Biology_Page_Photo
Chemistry_Page_Photo
Biology_Page_Photo
Chemistry_Page_Photo

Staffing

Mr K Finlinson - Head of Science/Head of Biology        Dr M R Gill 
Dr S Ireland - Head of Chemistry Dr A G McConkey
Mr S St John - Head of Physics Mr M D R Nightingale
Mrs C Bent Mrs J E Telford
Mr M R Brennan Mrs R L Vowles
Miss M Fergus  

 

Department Overview

The science department is well staffed by highly qualified graduates in all three main science disciplines. We employ a variety of teaching methods across all year groups so that we cater for the strengths of all our students. We approach science in a way that encourages students to develop their natural curiosity about the world in which we live. Science lessons explore many scientific issues that are debated by today's society and so equipping our students for making reasoned and informed judgements about science in their everyday lives.

KS3

The science curriculum at Key Stage 3 builds on the knowledge, understanding and skills that students have developed at Key Stage 2. We have developed our own schemes in line with the QCA guidelines covering topics from all three science areas. The same course approach is used throughout Years 7 to 8 with, where possible, a single science teacher being responsible for each class. In Year 9 groups will have three teachers to allow the beginning of specialised teaching and so better prepare students for the demands of Key Stage 4.

GCSE

GCSE Biology

Why study Biology?

The biology department provides GCSE courses which not only show that biology is an exciting and fascinating subject in its own right but also demonstrate its enormous practical, economic and social importance. Throughout the courses there will be opportunities to offer students guidance about the significance of their scientific studies for possible science-based careers as the new courses place an increased emphasis on the applications of science to society, business and the environment.

Features of the course:

The main areas of study are: cell biology; organisation; infection and response; bioenergetics; homeostasis and response; inheritance, variation and evolution; and ecology.

There is no coursework element contributing to the final grade. All marks come from the written exam papers however the new science qualifications do include set practical activities, the skills and knowledge developed and acquired from these are tested through questions within the written exam papers.

Enrichment:

All biology staff operate a drop in approach where students can come along at lunchtimes and seek support with any questions they may have. Where appropriate students are invited to get involved with STEM activities arranged for their year group.

What opportunities for progression does it offer?

Any science at grade 5 or above is very useful for to progress into a wide range of professions looking for a basic scientific knowledge. Students achieving at grade 7 or above would be encouraged to look at biology as a subject which they may wish to study to A-Level standard. Biology A-Level, alongside other qualifications, will enable students to go on and study a variety science specific subjects at university such as medicine, dentistry and physiotherapy . It is also a subject which can demonstrate a student has good analytical and practical skills and so would support students in applications for other non-science related subjects at university or, alternatively, prepare them for other more vocational routes into the world of work.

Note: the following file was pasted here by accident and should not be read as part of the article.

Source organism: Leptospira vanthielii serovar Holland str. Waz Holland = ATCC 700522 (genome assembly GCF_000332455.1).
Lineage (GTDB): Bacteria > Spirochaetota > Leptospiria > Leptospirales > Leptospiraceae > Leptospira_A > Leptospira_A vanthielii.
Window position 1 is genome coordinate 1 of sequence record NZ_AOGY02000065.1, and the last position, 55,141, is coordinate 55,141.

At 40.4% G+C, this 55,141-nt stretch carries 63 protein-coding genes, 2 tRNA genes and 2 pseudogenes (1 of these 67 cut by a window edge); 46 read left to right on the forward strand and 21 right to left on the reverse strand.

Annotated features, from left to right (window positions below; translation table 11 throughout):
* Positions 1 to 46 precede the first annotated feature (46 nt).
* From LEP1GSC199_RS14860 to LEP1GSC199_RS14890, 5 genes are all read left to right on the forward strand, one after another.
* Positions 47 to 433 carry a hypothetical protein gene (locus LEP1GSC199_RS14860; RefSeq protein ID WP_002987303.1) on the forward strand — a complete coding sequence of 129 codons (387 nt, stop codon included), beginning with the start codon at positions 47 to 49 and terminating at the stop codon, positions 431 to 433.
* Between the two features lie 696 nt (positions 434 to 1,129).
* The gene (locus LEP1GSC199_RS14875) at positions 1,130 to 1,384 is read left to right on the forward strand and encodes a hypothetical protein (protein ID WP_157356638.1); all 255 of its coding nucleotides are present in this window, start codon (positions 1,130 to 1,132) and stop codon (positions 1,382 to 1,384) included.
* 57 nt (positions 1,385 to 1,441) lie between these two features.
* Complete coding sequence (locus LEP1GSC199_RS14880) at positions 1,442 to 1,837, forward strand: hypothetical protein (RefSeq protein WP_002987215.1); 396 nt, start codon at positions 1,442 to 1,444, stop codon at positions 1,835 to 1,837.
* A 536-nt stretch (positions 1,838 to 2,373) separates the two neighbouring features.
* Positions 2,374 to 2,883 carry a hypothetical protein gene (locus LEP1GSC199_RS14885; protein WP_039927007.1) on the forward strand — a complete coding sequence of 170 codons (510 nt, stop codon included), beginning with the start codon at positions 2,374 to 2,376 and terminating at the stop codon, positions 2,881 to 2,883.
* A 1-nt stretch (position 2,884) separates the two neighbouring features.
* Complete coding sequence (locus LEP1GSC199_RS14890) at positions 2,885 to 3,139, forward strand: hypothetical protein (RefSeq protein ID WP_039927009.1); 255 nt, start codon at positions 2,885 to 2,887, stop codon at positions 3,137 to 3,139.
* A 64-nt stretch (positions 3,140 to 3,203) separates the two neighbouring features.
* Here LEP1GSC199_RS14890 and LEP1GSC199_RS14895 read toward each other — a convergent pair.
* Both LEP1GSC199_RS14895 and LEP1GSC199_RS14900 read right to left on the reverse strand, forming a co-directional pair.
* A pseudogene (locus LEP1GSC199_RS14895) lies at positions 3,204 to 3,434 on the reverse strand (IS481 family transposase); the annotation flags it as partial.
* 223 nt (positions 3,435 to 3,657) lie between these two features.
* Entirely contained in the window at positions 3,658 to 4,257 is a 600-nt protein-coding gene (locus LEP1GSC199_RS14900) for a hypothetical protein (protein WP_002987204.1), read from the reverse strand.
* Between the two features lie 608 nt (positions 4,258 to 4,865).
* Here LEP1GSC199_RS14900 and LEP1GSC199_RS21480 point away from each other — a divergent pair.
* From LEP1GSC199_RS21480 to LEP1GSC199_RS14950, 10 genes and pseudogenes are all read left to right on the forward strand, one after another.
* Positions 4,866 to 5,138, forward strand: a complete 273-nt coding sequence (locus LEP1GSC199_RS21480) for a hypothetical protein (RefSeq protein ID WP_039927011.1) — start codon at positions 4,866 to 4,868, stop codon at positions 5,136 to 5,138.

Key information:

Topics for Study:

Cell biology; organisation; infection and response; bioenergetics; homeostasis and response; inheritance, variation and evolution; ecology.

Assessment summary

2 x 1 hour 45 minutes examinations - multiple choice, short and long answer questions

Exam Board

AQA

 

 

GCSE Chemistry

Why study Chemistry?

The chemistry department follows the AQA GCSE course which not only shows that chemistry is an exciting and fascinating subject in its own right but also demonstrate its enormous practical, economic and social importance. Throughout the course there will be opportunities for practical investigative work as well as exploration of new developments in graphene and nano-technology that are bringing chemistry to the forefront of modern scientific advancements. Chemistry is a core subject which is studied by all students for GCSE.

Features of the course:

The new GCSE chemistry course is structured for progression from key stage 3, building upon core concepts such as the particle nature of matter extending this into the structure and bonding of ionic, covalent and metallic materials. The course has a 30% mathematical requirement which is taught in a context based manner integrated throughout the different topics across all three years.

There is no coursework element contributing to the final grade. All marks come from the written exam papers however the new chemistry qualification does include set practical activities, the skills and knowledge developed and acquired from these are tested through questions within the written exam papers.

Enrichment:

We invite students to take part in the Salters’ Top of the Bench competition during the course. Support is offered through lunch time drop-ins for students to come with any questions they may have, and from Sixth Form buddies.

What opportunities for progression does it offer?

This course is an excellent foundation for those students who are aspiring to study chemistry at A-Level.